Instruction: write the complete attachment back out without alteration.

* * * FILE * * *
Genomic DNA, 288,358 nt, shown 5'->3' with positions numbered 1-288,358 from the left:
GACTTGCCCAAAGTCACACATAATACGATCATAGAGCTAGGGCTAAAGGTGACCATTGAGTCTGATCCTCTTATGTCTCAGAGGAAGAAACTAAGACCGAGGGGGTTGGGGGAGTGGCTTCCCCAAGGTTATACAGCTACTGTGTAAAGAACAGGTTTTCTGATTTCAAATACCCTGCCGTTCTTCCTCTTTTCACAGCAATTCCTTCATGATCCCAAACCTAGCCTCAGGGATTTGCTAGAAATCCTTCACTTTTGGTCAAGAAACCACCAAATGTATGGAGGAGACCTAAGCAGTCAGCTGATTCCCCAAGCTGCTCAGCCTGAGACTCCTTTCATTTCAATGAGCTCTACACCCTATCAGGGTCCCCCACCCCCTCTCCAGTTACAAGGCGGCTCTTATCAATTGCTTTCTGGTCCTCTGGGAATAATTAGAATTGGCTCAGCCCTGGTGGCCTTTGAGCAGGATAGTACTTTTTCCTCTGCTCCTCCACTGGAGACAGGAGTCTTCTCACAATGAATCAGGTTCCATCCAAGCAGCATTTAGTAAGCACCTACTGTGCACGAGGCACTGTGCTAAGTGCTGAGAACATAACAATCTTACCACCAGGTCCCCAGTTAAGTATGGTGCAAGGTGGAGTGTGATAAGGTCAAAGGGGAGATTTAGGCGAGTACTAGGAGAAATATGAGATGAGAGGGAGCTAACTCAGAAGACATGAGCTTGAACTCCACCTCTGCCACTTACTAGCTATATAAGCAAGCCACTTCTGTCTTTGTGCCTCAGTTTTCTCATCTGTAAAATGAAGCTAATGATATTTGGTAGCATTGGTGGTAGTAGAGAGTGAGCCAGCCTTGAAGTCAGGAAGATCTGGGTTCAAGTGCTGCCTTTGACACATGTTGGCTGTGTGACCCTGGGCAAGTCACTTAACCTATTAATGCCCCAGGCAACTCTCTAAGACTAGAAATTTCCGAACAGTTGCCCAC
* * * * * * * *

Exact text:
Genomic DNA, 288,358 nt, shown 5'->3' with positions numbered 1-288,358 from the left:
GACTTGCCCAAAGTCACACATAATACGATCATAGAGCTAGGGCTAAAGGTGACCATTGAGTCTGATCCTCTTATGTCTCAGAGGAAGAAACTAAGACCGAGGGGGTTGGGGGAGTGGCTTCCCCAAGGTTATACAGCTACTGTGTAAAGAACAGGTTTTCTGATTTCAAATACCCTGCCGTTCTTCCTCTTTTCACAGCAATTCCTTCATGATCCCAAACCTAGCCTCAGGGATTTGCTAGAAATCCTTCACTTTTGGTCAAGAAACCACCAAATGTATGGAGGAGACCTAAGCAGTCAGCTGATTCCCCAAGCTGCTCAGCCTGAGACTCCTTTCATTTCAATGAGCTCTACACCCTATCAGGGTCCCCCACCCCCTCTCCAGTTACAAGGCGGCTCTTATCAATTGCTTTCTGGTCCTCTGGGAATAATTAGAATTGGCTCAGCCCTGGTGGCCTTTGAGCAGGATAGTACTTTTTCCTCTGCTCCTCCACTGGAGACAGGAGTCTTCTCACAATGAATCAGGTTCCATCCAAGCAGCATTTAGTAAGCACCTACTGTGCACGAGGCACTGTGCTAAGTGCTGAGAACATAACAATCTTACCACCAGGTCCCCAGTTAAGTATGGTGCAAGGTGGAGTGTGATAAGGTCAAAGGGGAGATTTAGGCGAGTACTAGGAGAAATATGAGATGAGAGGGAGCTAACTCAGAAGACATGAGCTTGAACTCCACCTCTGCCACTTACTAGCTATATAAGCAAGCCACTTCTGTCTTTGTGCCTCAGTTTTCTCATCTGTAAAATGAAGCTAATGATATTTGGTAGCATTGGTGGTAGTAGAGAGTGAGCCAGCCTTGAAGTCAGGAAGATCTGGGTTCAAGTGCTGCCTTTGACACATGTTGGCTGTGTGACCCTGGGCAAGTCACTTAACCTATTAATGCCCCAGGCAACTCTCTAAGACTAGAAATTTCCGAACAGTTGCCCAC